Yield: 54%. mp 297°C–298°C; IR (KBr) cm-1: 1,646 (C=C), 1,484 (C=N), 3,359 (N-H); 1H NMR (DMSO-d6, δ ppm): 10.23 (s, 1H, NH), 8.0 (d, 1H, NH), 6.87–7.47 (m, 3H, ArH of phenyl), 7.59–8.26 (m, 4H, ArH of quinazoline), 7.36–8.49 (m, 4H, ArH, pyridine); 13C NMR (DMSO-d6, δ ppm): 113.2 (2), 116.2, 119.2, 120.1, 124.0, 126.5, 127.5 (2), 128.9, 129.3 (2), 133.0, 133.7, 134.1, 148.0, 149.1, 150.0, 161.0, 170.0; LC-MS m/z: 313.36 (M+).

4-(2-phenylhydrazinyl)-2-(pyrazin-2-yl) quinazoline (6c)

Yield 56%. mp 73°C–74°C; IR (KBr) cm-1: 1,644 (C=C), 1,483 (C=N), 3,333 (NH); 1H NMR (DMSO-d6, δ ppm): 9.97 (s, 1H, NH), 8.0 (d, 1H, NH), 6.97–7.36 (m, 3H, ArH of phenyl), 7.48–8.26 (m, 4H, ArH of quinazoline), 8.86–9.24 (m, 2H, ArH of pyrazine); 13C NMR (DMSO-d6, δ ppm): 113.2 (2), 116.2, 119.2, 120.1, 124.0, 126.5, 127.5 (2), 128.9, 129.3 (2), 133.0, 133.7, 134.1, 148.0, 149.1, 150.0, 161.0, 170.0; LC-MS m/z: 314.34 (M+).

Cytotoxicity assay

The cell viability of HT-29 (human adenocarcinoma), MDA-231 (breast cancer), and Ehrlich ascites carcinoma (EAC) cells was determined by 3-(4,5-dimethylthiazol-2-yl)-2,5-diphenyltetrazolium bromide (MTT) assay (Alley et al., 1988; Singh et al., 2013). The cells were placed at 3,000 per well in 96-well plates and were incubated for 24 hours in Dulbecco’s Modified Eagle medium contained with 10% fetal bovine serum in 5% CO2 at 37°C. After, the concentrations of 500, 250, 125, 62.5, 31.25, 16, 8, 4, 2, and 1 μg/ml of compounds were added to the wells and were cultured for 72 hours. Then, the MTT solution was added (10 μl/well) to the above, and the cells were again incubated further at 37°C for 4 hours. Cell lysates were added to the well (100 μl/well) and kept overnight incubation, and the absorbance value at 570 nm was detected employing ELISA reader. Each concentration was tested in triplicates. The % cytotoxicity was calculated using the following formula.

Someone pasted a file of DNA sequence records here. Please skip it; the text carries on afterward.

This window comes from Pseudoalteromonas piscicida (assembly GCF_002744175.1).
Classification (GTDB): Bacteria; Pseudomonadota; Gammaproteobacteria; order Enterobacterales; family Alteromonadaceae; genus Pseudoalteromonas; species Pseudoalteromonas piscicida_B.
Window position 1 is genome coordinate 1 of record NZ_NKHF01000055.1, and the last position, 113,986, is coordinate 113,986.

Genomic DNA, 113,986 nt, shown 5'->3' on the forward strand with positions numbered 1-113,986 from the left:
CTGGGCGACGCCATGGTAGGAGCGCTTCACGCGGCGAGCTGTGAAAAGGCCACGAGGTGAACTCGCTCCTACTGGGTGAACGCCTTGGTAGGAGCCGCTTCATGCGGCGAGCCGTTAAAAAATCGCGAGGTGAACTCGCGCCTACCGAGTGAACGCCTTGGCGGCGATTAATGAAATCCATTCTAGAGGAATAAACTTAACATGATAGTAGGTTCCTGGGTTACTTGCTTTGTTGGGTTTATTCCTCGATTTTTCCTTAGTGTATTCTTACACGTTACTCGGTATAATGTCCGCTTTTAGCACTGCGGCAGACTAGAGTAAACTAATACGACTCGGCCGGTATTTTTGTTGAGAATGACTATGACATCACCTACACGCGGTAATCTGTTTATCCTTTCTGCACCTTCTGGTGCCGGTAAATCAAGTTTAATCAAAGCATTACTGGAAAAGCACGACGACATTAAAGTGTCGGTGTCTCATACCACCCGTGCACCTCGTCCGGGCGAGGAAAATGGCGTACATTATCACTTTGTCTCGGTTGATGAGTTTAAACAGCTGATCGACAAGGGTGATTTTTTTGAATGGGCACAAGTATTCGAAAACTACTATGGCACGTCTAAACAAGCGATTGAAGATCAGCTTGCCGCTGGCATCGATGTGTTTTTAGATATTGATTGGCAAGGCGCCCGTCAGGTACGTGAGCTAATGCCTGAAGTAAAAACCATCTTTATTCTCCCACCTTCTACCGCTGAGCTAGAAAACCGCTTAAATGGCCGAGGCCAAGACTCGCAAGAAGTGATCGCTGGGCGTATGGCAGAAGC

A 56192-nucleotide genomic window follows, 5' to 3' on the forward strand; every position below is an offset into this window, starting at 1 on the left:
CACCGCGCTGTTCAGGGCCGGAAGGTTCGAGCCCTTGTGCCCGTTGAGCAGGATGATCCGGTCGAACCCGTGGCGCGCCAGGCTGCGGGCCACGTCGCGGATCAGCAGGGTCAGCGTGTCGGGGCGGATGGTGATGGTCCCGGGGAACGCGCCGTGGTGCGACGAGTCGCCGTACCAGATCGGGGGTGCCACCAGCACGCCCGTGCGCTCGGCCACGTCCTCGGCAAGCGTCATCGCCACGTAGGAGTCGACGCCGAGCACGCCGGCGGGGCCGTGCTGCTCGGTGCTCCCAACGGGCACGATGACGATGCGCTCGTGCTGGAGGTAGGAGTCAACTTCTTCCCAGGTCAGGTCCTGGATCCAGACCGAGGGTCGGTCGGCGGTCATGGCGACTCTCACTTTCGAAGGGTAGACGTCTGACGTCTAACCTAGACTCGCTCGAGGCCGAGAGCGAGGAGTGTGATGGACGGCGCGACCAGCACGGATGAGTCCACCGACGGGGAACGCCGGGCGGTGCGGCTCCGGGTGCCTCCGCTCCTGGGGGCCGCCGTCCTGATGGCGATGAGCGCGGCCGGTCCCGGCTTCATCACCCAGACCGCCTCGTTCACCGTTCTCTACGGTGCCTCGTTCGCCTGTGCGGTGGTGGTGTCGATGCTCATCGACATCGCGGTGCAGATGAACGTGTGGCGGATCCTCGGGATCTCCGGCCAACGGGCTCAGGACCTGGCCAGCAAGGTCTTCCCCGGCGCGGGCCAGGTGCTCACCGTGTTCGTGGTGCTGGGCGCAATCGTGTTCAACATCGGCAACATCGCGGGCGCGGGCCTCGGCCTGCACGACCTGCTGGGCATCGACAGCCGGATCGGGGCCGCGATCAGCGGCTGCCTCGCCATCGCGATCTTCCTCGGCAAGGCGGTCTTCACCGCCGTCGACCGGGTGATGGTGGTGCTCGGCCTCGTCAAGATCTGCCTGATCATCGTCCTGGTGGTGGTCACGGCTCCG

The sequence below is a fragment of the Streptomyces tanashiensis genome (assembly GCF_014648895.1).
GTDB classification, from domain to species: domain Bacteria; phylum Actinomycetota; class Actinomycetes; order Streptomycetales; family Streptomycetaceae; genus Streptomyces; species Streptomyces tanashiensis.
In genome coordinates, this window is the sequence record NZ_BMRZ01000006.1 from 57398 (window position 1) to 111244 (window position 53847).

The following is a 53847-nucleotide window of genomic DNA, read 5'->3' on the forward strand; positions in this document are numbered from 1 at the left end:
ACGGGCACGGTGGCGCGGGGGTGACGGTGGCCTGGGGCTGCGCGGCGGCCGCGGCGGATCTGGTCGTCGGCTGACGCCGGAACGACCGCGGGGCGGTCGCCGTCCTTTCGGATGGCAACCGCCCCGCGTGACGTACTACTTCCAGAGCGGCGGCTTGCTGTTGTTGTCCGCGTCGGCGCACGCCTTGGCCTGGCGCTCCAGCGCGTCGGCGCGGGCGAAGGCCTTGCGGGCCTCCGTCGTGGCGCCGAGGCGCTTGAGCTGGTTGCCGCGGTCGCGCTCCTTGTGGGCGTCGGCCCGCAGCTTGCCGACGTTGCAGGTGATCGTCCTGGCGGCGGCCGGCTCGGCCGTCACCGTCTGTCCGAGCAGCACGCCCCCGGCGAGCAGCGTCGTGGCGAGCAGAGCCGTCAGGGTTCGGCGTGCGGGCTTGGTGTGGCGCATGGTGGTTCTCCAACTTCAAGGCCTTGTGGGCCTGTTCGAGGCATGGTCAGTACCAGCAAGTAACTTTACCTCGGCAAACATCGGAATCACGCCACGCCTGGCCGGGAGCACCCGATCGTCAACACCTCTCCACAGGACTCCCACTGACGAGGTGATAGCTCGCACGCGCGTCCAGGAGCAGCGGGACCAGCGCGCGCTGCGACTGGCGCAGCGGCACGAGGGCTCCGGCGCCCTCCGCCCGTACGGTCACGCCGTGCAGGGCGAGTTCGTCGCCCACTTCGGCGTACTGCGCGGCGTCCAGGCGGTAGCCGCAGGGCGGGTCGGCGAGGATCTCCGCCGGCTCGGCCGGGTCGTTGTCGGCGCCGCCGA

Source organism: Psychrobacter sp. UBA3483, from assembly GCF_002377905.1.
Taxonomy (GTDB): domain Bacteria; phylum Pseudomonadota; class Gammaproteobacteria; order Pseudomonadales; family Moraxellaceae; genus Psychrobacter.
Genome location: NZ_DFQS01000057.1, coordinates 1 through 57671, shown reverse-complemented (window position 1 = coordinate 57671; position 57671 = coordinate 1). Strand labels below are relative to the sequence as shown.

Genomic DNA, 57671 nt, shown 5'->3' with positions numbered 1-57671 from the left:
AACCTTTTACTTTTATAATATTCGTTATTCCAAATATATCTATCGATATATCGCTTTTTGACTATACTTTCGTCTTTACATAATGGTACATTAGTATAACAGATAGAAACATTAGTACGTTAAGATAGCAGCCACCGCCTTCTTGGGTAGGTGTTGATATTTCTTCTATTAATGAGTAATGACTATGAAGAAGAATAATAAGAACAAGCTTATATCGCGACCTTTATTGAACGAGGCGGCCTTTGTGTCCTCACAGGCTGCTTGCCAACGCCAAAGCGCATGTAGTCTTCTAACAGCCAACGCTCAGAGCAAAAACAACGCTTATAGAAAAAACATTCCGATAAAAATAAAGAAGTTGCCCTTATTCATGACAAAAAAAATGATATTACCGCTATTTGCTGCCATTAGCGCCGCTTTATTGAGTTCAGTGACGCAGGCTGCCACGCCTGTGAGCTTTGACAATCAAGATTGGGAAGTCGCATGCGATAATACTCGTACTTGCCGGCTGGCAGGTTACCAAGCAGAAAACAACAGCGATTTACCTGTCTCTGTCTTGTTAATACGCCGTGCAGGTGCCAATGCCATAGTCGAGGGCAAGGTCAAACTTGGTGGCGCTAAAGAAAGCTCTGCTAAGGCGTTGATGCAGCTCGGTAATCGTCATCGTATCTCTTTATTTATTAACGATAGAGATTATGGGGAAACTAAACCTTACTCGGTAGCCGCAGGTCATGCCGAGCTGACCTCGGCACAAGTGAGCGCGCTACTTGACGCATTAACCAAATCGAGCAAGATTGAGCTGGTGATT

% cytotoxicity = Control absorbance Test absorbance Control absorbance × 100

A graph of % cytotoxicity on the Y-axis and the concentration of test compound on the X-axis was extrapolated for the determination of cytotoxicity (IC50).


RESULTS AND DISCUSSION

Design strategy

It was proposed to develop 2, 4-disubstituted quinazolines as new structural lead with the hope of achieving potent chemotherapeutic agents in reducing the viability of the cancerous cells. The molecular modifications were made on the quinazoline nucleus primarily focused at the fourth position with the substitution of aryl moiety through amine or amide linkage and at the second position with aryl/heteroaryl substitutions that would improve the lipophilicity (Fig. 1).

Figure 1: Design strategy for the new quinazoline derivatives.

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Chemistry

The title compounds 2, 4-disubstituted quinazoline derivatives (3a–f, 4a–i, 5a–c, and 6a–c) were conveniently synthesized from the corresponding key intermediates 2-phenylquinazolin-4(3H)-one (2a), 2-(pyridin-3-yl) quinazolin-4(3H)-one (2b) and 2-(pyrazin-2-yl)quinazolin-4(3H)-one (2c) as per synthetic methodology as shown in Figure 2. The intermediates 2a–c were synthesized from the anthranilic acid with an appropriate aryl/heteroaryl amide.